A Creative Commons-licensed LiveJournal weblog post from someone describing themselves as 'ea_spouse' has raised a number of questions regarding continuing 'quality of life' problems within the game development industry. In the post, which specifically targets giant publisher Electronic Arts, the anonymous writer documents what she considers an unacceptably escalating work schedule for her partner on a currently in-production EA game, explaining:
"Within weeks production had accelerated into a 'mild' crunch: eight hours six days a week... When the next news came it was not about a reprieve; it was another acceleration: twelve hours six days a week, 9am to 10pm... The current mandatory hours are 9am to 10pm -- seven days a week."
'ea_spouse' goes on to argue that this 'calculated' crunch isn't necessarily a last-ditch effort:
"This crunch also differs from crunch time in a smaller studio in that it was not an emergency effort to save a project from failure. Every step of the way, the project remained on schedule. Crunching neither accelerated this nor slowed it down; its effect on the actual product was not measurable."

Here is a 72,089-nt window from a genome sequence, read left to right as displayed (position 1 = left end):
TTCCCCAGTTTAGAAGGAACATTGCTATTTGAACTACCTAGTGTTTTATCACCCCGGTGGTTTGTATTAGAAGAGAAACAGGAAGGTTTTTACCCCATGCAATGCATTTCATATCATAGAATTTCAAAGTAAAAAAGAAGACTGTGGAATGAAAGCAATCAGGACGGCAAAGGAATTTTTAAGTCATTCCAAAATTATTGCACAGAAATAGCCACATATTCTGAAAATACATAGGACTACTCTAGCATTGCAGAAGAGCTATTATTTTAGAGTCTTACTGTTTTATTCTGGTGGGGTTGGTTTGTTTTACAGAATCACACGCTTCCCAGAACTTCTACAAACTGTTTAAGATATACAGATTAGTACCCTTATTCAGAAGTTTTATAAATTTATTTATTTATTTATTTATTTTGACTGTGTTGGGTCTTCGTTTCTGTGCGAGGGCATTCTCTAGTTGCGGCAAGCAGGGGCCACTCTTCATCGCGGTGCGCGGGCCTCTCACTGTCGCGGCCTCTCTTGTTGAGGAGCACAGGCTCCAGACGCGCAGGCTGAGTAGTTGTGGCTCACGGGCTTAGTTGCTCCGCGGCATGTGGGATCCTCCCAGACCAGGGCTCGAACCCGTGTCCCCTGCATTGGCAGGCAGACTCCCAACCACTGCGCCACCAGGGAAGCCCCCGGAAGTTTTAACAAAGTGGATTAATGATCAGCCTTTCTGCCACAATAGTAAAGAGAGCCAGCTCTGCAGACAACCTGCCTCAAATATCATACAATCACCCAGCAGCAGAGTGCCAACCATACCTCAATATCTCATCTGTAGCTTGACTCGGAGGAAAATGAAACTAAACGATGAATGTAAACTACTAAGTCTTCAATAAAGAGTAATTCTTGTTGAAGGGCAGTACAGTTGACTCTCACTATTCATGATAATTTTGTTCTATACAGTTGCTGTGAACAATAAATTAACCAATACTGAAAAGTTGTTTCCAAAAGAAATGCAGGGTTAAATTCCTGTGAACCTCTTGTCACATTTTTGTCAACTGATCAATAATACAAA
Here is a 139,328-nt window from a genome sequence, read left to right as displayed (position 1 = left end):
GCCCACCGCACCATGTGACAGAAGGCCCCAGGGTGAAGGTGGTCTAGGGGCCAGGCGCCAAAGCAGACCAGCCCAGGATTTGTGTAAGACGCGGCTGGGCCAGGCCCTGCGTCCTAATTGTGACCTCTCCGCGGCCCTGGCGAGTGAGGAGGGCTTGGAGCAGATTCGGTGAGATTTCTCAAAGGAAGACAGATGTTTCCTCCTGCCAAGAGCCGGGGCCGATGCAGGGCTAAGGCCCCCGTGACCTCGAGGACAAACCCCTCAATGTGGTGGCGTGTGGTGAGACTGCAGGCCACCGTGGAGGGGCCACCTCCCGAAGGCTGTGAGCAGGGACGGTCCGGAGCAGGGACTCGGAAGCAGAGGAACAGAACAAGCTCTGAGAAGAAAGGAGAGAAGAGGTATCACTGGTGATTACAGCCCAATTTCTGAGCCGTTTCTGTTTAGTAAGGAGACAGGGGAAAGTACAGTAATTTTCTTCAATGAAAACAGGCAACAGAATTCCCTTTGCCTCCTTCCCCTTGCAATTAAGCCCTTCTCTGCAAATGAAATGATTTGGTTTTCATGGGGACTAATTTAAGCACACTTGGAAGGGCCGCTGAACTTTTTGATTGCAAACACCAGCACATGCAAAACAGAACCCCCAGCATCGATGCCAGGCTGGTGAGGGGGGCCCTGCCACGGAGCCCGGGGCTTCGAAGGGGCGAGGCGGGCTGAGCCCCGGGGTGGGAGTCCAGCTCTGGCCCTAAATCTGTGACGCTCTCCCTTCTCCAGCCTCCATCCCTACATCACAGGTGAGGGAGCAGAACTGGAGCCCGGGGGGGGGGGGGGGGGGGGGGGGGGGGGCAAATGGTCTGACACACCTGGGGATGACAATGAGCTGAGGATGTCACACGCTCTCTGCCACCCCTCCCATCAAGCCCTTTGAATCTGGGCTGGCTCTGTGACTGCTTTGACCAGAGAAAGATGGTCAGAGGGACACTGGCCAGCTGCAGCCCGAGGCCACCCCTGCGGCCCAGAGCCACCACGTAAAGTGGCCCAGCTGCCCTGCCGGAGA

Although it's unclear whether these allegations are in any way true or universal, the 'quality of life' issue continues to be a major discussion point within game development.
In particular, an International Game Developers Association Quality Of Life survey recently found that game developer spouses are extremely likely to respond that "You work too much..." (61.5% of those surveyed) or that "You are always stressed out." (43.5%), and that 34.3% of developers expect to leave the industry within 5 years, and 51.2% within 10 years. Jason Della Rocca of the IGDA commented at the time of the survey: "While game development is a stimulating and rewarding career, the work conditions are often taxing, making it hard to sustain a balanced lifestyle and leading many senior developers to leave the industry before they've done their best work."
[UPDATE - 11/12 10.40 AM PST: According to consumer site GameSpot, San Francisco law firm Schubert & Reed LLP has started legal proceedings for a class action lawsuit on behalf of a number of EA employees unhappy with lack of payment for continued overtime. This event is believed to be unrelated to ea_spouse's specific case, though definitely symptomatic of the general problem.]